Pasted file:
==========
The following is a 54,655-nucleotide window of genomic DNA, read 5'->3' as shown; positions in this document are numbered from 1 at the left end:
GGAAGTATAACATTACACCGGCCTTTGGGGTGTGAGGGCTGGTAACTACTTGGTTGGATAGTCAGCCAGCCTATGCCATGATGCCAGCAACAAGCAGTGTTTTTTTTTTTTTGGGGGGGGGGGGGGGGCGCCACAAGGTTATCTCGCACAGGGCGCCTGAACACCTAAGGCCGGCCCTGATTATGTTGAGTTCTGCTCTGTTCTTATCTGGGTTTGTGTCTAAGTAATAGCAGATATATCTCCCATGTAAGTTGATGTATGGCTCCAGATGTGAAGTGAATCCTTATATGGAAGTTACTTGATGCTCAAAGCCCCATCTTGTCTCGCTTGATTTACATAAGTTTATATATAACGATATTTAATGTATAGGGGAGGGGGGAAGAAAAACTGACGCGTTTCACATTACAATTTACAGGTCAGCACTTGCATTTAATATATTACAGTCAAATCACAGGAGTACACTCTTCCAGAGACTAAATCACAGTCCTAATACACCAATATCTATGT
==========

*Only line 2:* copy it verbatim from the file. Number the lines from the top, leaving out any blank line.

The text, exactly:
GGAAGTATAACATTACACCGGCCTTTGGGGTGTGAGGGCTGGTAACTACTTGGTTGGATAGTCAGCCAGCCTATGCCATGATGCCAGCAACAAGCAGTGTTTTTTTTTTTTTGGGGGGGGGGGGGGGGCGCCACAAGGTTATCTCGCACAGGGCGCCTGAACACCTAAGGCCGGCCCTGATTATGTTGAGTTCTGCTCTGTTCTTATCTGGGTTTGTGTCTAAGTAATAGCAGATATATCTCCCATGTAAGTTGATGTATGGCTCCAGATGTGAAGTGAATCCTTATATGGAAGTTACTTGATGCTCAAAGCCCCATCTTGTCTCGCTTGATTTACATAAGTTTATATATAACGATATTTAATGTATAGGGGAGGGGGGAAGAAAAACTGACGCGTTTCACATTACAATTTACAGGTCAGCACTTGCATTTAATATATTACAGTCAAATCACAGGAGTACACTCTTCCAGAGACTAAATCACAGTCCTAATACACCAATATCTATGT